To Tariff or Not to Tariff

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William Gladstone
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To Tariff or Not to Tariff

#1 Post by William Gladstone » November 2nd, 2019, 6:48 pm

Dear Members,
I've found the opinions, POV, information of the diverse community of Berserkers has been often times extremely helpful.

So I was very interested to open this question to the members to hear POV outside of my internal dialog.

I've only spoken with a few - a major West Coast retailer, a California and a N.Y. importer distributor - asking what are you planning to do with your prices because of this new Trump Tariff of 25%?

So far we've not made any adjustment, however, from what I hear and what I am beginning to see on-line, I wonder when we should?

When we purchased E.P. and the Euro was 1.42 , and several years later when it was released, the Euro was 1.18, how could we compete.
Now we are in the reverse position - quite by accident. We loaded up on inventory of Fine Bordeaux and Burgundy and our prices are causing clients
from all over the U.S. to contact us.

Should we move our prices up? And when? For now I like attracting new clients.
I looked at Ch. Giscours, 2015- we are offering at $49/btl, and the rest of the U.S. market is at $70, $80, and $90.

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T Klonoski
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Re: To Tariff or Not to Tariff

#2 Post by T Klonoski » November 5th, 2019, 12:11 pm

I would up prices moderately but offer deeper discounts than normal for large orders.
T0m

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William Gladstone
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Re: To Tariff or Not to Tariff

#3 Post by William Gladstone » November 5th, 2019, 12:12 pm

T Klonoski wrote:
November 5th, 2019, 12:11 pm
I would up prices moderately but offer deeper discounts than normal for large orders.
mmmm....
thanks

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Chris Freemott
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Re: To Tariff or Not to Tariff

#4 Post by Chris Freemott » November 5th, 2019, 4:06 pm

Prices are naturally downward sticky. You should look at your current inventory and price to replace it at the market cost. I realize this is harder with wine than, say, gasoline. But, the pump reflects the futures price, not the past price.

You took the risk. You laid out the captial. You hold the inventory and pay for the insurance and space. Get paid for your risk. You needn't take the entire spread, but, take some for sure.

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William Gladstone
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Re: To Tariff or Not to Tariff

#5 Post by William Gladstone » November 5th, 2019, 4:18 pm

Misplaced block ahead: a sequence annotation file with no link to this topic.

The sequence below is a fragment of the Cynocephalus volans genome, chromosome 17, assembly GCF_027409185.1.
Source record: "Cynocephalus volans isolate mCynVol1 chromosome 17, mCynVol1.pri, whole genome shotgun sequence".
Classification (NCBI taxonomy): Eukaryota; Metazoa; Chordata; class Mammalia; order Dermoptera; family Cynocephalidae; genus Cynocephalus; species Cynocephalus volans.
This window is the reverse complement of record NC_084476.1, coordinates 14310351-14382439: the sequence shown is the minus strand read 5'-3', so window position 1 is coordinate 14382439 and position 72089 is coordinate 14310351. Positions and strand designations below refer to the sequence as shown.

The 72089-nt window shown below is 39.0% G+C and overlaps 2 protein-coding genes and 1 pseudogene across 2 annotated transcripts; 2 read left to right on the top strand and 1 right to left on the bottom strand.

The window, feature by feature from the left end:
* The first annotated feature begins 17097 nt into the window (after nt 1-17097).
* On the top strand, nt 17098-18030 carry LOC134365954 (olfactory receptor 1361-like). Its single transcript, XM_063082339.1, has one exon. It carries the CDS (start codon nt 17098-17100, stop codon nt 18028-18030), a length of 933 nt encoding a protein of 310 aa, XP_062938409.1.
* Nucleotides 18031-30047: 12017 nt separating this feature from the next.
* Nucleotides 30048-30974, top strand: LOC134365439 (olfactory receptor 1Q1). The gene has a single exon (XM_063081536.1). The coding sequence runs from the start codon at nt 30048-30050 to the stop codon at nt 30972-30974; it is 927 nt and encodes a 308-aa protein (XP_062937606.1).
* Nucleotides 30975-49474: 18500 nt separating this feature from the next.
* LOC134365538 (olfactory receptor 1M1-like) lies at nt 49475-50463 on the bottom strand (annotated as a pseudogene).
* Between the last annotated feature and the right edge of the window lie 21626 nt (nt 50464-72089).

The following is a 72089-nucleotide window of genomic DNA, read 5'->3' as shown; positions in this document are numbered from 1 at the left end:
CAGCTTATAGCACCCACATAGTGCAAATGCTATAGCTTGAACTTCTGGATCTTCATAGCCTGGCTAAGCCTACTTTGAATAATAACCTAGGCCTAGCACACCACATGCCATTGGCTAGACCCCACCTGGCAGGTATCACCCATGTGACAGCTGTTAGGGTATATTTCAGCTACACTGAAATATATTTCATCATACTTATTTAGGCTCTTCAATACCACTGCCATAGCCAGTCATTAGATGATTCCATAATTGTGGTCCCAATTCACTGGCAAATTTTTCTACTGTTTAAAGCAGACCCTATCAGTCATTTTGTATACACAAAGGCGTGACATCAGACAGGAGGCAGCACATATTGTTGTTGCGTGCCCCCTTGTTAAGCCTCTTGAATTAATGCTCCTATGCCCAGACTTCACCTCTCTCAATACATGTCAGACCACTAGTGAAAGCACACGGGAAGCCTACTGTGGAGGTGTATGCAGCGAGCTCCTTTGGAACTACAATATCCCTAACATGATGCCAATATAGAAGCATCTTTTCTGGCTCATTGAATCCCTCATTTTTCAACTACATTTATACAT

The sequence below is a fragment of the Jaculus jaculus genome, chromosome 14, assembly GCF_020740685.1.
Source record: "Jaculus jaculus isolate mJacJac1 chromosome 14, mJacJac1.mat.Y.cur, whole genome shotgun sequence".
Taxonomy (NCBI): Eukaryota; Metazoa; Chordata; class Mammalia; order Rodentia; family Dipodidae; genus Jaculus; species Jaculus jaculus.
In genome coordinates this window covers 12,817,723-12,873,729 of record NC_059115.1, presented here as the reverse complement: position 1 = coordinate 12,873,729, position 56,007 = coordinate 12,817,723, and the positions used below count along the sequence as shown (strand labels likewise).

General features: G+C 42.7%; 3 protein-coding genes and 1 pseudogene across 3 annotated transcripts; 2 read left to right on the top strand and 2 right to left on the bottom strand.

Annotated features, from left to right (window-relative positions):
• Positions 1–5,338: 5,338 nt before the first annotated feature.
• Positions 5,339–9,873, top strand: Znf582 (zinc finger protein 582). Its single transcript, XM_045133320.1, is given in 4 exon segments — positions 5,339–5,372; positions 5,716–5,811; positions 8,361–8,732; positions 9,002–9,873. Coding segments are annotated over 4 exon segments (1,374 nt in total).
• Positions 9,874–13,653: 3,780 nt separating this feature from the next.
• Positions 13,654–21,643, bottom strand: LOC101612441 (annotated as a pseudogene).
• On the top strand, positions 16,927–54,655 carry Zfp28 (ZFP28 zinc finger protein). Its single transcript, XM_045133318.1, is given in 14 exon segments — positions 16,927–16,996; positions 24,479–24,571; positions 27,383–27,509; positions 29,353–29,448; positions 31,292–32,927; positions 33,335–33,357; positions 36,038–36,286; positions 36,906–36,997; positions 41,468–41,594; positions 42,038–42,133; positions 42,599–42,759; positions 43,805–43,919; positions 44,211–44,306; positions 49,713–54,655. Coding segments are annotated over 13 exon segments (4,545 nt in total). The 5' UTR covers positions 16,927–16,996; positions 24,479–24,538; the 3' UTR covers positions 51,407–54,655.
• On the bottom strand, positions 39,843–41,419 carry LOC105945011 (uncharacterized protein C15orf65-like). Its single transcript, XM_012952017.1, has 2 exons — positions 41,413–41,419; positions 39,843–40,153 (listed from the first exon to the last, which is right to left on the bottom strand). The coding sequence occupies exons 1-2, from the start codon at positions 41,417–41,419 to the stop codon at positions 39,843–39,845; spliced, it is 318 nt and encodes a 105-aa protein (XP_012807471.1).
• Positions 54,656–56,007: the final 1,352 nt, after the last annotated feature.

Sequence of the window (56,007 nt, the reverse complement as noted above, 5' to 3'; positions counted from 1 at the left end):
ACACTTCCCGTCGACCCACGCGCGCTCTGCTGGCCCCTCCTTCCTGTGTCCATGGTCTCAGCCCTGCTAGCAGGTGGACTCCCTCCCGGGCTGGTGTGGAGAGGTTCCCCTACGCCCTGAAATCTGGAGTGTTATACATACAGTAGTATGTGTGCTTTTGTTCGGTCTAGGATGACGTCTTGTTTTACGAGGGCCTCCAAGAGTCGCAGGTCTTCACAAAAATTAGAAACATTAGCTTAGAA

Chris Freemott wrote:
November 5th, 2019, 4:06 pm
Prices are naturally downward sticky. You should look at your current inventory and price to replace it at the market cost. I realize this is harder with wine than, say, gasoline. But, the pump reflects the futures price, not the past price.

You took the risk. You laid out the captial. You hold the inventory and pay for the insurance and space. Get paid for your risk. You needn't take the entire spread, but, take some for sure.
thank you very much
I wish, that is sound business principal,
so often we sell very expensive bottles at exactly the same price we spend to replace (S Eagles are a perfect example) - I always shudder at that.

I don't know,
My sense is to wait and see, and for now, no one within the business has the time to do this,

I did not think of replacing what we sell, simply because of the vintage issue..
I don't know what we'll do

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Chris Freemott
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Re: To Tariff or Not to Tariff

#6 Post by Chris Freemott » November 5th, 2019, 4:40 pm

Another consideration is to evaluate your own desire for your return on capital. If, as you sell vintage wines, the demand is fickle to the price (and may frankly question and dismiss a price that is significantly lower than others) then price to your return on capital. Evanluate how long you've had to hold the wines and what your turns are.

I sell wine glasses. I work on thin margins b/c I can turn my cash 5x a year. If I could only turn 1x a year, I'd be more price sensitive.

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William Gladstone
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Re: To Tariff or Not to Tariff

#7 Post by William Gladstone » November 5th, 2019, 4:45 pm

Chris Freemott wrote:
November 5th, 2019, 4:40 pm
Another consideration is to evaluate your own desire for your return on capital. If, as you sell vintage wines, the demand is fickle to the price (and may frankly question and dismiss a price that is significantly lower than others) then price to your return on capital. Evanluate how long you've had to hold the wines and what your turns are.

I sell wine glasses. I work on thin margins b/c I can turn my cash 5x a year. If I could only turn 1x a year, I'd be more price sensitive.
Yea... we do not turn like that... we sit, for Bordeaux, for a year, 2 years and longer. burgundy we turn in a year, and california we pretty much sell right from the winerys.. complicated by the Euro movements and most of the past 10 vintages a lack of appreciation from E.P. to release..

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alan weinberg
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Re: To Tariff or Not to Tariff

#8 Post by alan weinberg » November 24th, 2019, 8:48 pm

make some money. But remember, you can cut a man’s hair many times, but can scalp him only once.

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